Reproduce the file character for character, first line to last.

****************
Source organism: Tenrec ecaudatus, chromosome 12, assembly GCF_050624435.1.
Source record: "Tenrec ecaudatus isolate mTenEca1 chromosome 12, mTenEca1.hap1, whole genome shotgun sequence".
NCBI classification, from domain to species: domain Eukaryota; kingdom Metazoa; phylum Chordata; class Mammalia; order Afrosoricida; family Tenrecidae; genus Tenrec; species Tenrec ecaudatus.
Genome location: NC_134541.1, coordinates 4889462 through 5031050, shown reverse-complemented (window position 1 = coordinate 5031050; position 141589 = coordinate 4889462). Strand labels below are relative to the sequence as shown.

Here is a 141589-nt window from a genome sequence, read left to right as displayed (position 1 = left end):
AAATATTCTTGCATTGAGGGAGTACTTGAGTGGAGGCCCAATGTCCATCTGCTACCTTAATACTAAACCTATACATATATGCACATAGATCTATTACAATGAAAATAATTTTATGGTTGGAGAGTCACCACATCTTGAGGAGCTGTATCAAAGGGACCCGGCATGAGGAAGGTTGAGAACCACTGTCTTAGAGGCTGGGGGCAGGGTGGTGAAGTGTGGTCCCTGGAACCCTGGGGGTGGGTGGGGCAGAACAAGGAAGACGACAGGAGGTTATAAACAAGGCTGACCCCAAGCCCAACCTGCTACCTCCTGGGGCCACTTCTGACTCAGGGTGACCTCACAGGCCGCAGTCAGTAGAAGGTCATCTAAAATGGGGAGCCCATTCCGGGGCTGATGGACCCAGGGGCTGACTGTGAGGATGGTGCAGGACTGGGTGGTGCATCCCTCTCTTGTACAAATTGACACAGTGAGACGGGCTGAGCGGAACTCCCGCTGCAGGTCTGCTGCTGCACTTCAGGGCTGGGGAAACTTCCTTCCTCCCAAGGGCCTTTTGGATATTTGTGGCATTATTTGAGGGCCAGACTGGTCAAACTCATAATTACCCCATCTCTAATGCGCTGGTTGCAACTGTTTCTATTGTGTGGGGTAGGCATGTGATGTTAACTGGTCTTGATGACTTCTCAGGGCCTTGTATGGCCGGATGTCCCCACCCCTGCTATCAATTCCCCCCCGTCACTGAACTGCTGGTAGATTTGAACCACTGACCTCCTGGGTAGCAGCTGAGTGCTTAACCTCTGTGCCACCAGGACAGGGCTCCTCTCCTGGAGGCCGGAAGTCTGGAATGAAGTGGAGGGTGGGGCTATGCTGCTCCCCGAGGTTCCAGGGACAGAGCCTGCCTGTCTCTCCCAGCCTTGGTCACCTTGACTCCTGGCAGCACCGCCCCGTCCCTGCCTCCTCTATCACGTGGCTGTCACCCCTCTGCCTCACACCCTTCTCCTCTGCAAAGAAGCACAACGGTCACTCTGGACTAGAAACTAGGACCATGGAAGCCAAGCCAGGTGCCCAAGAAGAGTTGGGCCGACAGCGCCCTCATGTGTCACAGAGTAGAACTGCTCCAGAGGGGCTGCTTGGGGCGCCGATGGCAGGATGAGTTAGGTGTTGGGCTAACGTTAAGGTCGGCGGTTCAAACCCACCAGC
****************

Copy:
Source organism: Tenrec ecaudatus, chromosome 12, assembly GCF_050624435.1.
Source record: "Tenrec ecaudatus isolate mTenEca1 chromosome 12, mTenEca1.hap1, whole genome shotgun sequence".
NCBI classification, from domain to species: domain Eukaryota; kingdom Metazoa; phylum Chordata; class Mammalia; order Afrosoricida; family Tenrecidae; genus Tenrec; species Tenrec ecaudatus.
Genome location: NC_134541.1, coordinates 4889462 through 5031050, shown reverse-complemented (window position 1 = coordinate 5031050; position 141589 = coordinate 4889462). Strand labels below are relative to the sequence as shown.

Here is a 141589-nt window from a genome sequence, read left to right as displayed (position 1 = left end):
AAATATTCTTGCATTGAGGGAGTACTTGAGTGGAGGCCCAATGTCCATCTGCTACCTTAATACTAAACCTATACATATATGCACATAGATCTATTACAATGAAAATAATTTTATGGTTGGAGAGTCACCACATCTTGAGGAGCTGTATCAAAGGGACCCGGCATGAGGAAGGTTGAGAACCACTGTCTTAGAGGCTGGGGGCAGGGTGGTGAAGTGTGGTCCCTGGAACCCTGGGGGTGGGTGGGGCAGAACAAGGAAGACGACAGGAGGTTATAAACAAGGCTGACCCCAAGCCCAACCTGCTACCTCCTGGGGCCACTTCTGACTCAGGGTGACCTCACAGGCCGCAGTCAGTAGAAGGTCATCTAAAATGGGGAGCCCATTCCGGGGCTGATGGACCCAGGGGCTGACTGTGAGGATGGTGCAGGACTGGGTGGTGCATCCCTCTCTTGTACAAATTGACACAGTGAGACGGGCTGAGCGGAACTCCCGCTGCAGGTCTGCTGCTGCACTTCAGGGCTGGGGAAACTTCCTTCCTCCCAAGGGCCTTTTGGATATTTGTGGCATTATTTGAGGGCCAGACTGGTCAAACTCATAATTACCCCATCTCTAATGCGCTGGTTGCAACTGTTTCTATTGTGTGGGGTAGGCATGTGATGTTAACTGGTCTTGATGACTTCTCAGGGCCTTGTATGGCCGGATGTCCCCACCCCTGCTATCAATTCCCCCCCGTCACTGAACTGCTGGTAGATTTGAACCACTGACCTCCTGGGTAGCAGCTGAGTGCTTAACCTCTGTGCCACCAGGACAGGGCTCCTCTCCTGGAGGCCGGAAGTCTGGAATGAAGTGGAGGGTGGGGCTATGCTGCTCCCCGAGGTTCCAGGGACAGAGCCTGCCTGTCTCTCCCAGCCTTGGTCACCTTGACTCCTGGCAGCACCGCCCCGTCCCTGCCTCCTCTATCACGTGGCTGTCACCCCTCTGCCTCACACCCTTCTCCTCTGCAAAGAAGCACAACGGTCACTCTGGACTAGAAACTAGGACCATGGAAGCCAAGCCAGGTGCCCAAGAAGAGTTGGGCCGACAGCGCCCTCATGTGTCACAGAGTAGAACTGCTCCAGAGGGGCTGCTTGGGGCGCCGATGGCAGGATGAGTTAGGTGTTGGGCTAACGTTAAGGTCGGCGGTTCAAACCCACCAGC